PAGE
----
“First let’s get the front just right.” Katie lifted Emily’s light brown hair gently up from her face, swept it back, and pushed it forward to create a soft curve. She nudged in a comb; the curve held. “There. I think that looks perfect. Sweeping it off your forehead makes your eyes look bigger. Very becoming.”
Combing in sections, Katie reflected the ends back up toward Emily’s head to mimic the soft curve of the front. She placed combs and pins just so, to hold the hair in place without being seen.
“This is going much better than our practice sessions.”
But Emily spoke too soon; several sections had to be redone. Katie persisted until Emily’s hair wreathed her head in a loose curl.
The final touch was the weaving of the flowers into the curl. Emily’s eyes closed and her breathing slowed as Katie chose Mariposa lilies and white primroses from the basket, finding just the right place to pin them in.
“What are you thinking about?”
Emily opened her eyes. “I’m sure you can guess.” She smiled shyly. “Johnny is always in my mind. He’s the last thing I think about at night, and the first thing I think about in the morning. I can’t believe I’m about to be married to him. I never knew I could love someone so much.” She stopped to take a breath. “I’m the luckiest woman in the world.”
“I would say Johnny’s pretty lucky himself.” Katie stepped back and rubbed her hands together. “There. All done, and not badly, if I do say so myself.”
She passed Emily a hand mirror; Emily’s eyes widened. The effect was magical. No one would be able to guess that Emily’s hair was anything except her crowning glory.
“You’re beautiful, Emily.”
Emily dropped her eyes; it reminded Katie of Johnny. “Thanks to you.”
“And Mother Nature.” Katie picked through the toiletries on the chest of drawers. “Is your jewelry in here?”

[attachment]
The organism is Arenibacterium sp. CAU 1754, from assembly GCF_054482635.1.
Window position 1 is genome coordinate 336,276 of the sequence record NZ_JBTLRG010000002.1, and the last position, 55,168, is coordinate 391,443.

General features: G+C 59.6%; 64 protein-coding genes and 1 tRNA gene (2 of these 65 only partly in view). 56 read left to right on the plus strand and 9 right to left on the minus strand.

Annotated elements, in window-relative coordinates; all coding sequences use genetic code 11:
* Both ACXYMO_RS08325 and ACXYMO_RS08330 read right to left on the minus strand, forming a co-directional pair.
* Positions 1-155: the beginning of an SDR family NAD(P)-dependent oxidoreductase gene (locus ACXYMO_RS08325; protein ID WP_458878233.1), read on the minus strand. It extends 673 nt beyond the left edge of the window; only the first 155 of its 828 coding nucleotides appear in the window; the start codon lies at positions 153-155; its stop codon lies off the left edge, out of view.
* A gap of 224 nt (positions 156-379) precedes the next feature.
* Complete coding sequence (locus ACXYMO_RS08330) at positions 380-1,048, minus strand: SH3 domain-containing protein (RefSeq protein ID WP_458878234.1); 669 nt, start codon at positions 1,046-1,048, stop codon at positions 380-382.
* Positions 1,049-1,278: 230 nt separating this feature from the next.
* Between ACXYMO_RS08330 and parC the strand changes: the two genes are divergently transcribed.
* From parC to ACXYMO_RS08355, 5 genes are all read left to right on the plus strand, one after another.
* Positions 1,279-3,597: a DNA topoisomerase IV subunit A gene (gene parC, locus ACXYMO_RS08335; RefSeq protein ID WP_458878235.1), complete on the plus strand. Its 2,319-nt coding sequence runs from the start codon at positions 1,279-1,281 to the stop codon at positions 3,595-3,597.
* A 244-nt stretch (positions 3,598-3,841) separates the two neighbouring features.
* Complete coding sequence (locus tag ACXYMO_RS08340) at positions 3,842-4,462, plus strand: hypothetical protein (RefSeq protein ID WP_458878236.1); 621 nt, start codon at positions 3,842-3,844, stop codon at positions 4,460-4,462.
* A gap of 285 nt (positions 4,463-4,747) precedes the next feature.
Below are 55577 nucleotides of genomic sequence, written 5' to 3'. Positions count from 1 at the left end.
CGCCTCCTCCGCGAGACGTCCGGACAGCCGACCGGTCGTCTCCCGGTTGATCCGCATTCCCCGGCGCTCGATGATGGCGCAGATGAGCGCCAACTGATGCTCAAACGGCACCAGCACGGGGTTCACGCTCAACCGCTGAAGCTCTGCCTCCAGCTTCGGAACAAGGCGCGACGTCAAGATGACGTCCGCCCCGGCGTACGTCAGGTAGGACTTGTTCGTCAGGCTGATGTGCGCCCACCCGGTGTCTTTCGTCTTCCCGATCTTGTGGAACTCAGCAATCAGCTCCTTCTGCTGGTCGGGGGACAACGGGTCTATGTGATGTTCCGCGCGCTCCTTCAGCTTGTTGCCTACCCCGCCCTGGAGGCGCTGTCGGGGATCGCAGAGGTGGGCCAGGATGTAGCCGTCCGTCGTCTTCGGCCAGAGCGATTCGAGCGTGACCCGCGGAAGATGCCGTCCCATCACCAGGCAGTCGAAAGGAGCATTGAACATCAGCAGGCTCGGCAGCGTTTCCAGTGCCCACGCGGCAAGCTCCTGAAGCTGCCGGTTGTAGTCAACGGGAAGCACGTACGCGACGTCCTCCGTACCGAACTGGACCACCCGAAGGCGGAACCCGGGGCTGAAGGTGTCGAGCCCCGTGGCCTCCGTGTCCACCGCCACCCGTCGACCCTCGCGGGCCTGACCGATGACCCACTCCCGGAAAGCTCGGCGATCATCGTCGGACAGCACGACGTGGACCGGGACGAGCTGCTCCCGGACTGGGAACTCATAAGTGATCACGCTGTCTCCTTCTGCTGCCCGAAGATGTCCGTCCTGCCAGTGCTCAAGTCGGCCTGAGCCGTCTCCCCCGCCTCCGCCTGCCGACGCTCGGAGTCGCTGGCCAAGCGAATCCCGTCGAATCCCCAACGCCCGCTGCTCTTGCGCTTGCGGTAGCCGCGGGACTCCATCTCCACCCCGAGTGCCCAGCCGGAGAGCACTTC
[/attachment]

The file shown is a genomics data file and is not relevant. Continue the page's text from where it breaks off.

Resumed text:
Emily looked confused. “No. I don’t have any. Why? Do you think I need some?”
Katie considered her for a moment. The simple, elegant dress and the flowers in her hair captured Emily’s essence; what more was there? “You know, I don’t think jewelry would add anything. You look like a princess just as you are.”
Emily was smiling again. “This dress is the most perfect thing I’ve ever worn. I thought a locket or a bracelet would be gilding the lily. Or am I wrong?”
“No, you’re right. I spoke without thinking. You really do look lovely. Johnny won’t be able to take his eyes off you.”
Emily hopped down from the stool and opened a box lying on the bed. She pulled out two posies bursting with color: white and yellow poppies accented with blue lupine and a splash of owl’s clover, encircled by a doily and bound with the same blue satin ribbon she wore at her waist. She held one out to Katie.
“Here. I made these for us. Thank you, Katie, for all your help.”
Katie accepted the flowers and pulled Emily into an embrace. “You’re welcome.” She sighed. “And now I believe it’s time to get started.”
Katie pulled the door open and stood back for Emily to pass through. “After you, Mrs. Morris, soon to be Mrs. Lancer. And I intend to be the first to call you that.”
“I tried to warn you. You got ready too soon.” Scott straightened his tie as Johnny, fully dressed in his wedding suit, prowled around his room. “Unless you want to make small talk you’ll have to stay hidden until the ceremony. And don’t even think about going outside.”
Johnny fingered Scott’s suit jacket before he threw himself into a chair. “At least I don’t have to wear one of those things.” He pointed at Scott’s tie. Johnny’s Mexican wedding shirt was open at the neck, with brilliant blue flowers embroidered along the placket. “My outfit’s a whole lot more comfortable than yours.”
“For you, maybe, little brother.” Well, Scott had a point. He was used to dressing fancy; he probably felt just as easy in those pinstriped trousers and his suit coat as Johnny did in his charro suit.
The bolero jacket he wore was made of soft deerskin, dyed dark brown, with fine leather braiding on its collar and lapels. Emily had sewed silver conchos on the cuffs to match the ones on his new suede calzoneros. The only part of the wedding suit that wasn’t familiar to him was the sash around his waist. The sash was a tradition for charro suits in place of a belt, but Johnny’s was an untraditional blue. It matched the color of Emily’s dress and, according to her, his eyes. Johnny didn’t know or care, but if it made Emily happy, he was good with it.
“You better stay in the back hallway.” Scott walked with him until they reached the arched door to the great room. Johnny sent Scott through with a pat on the back.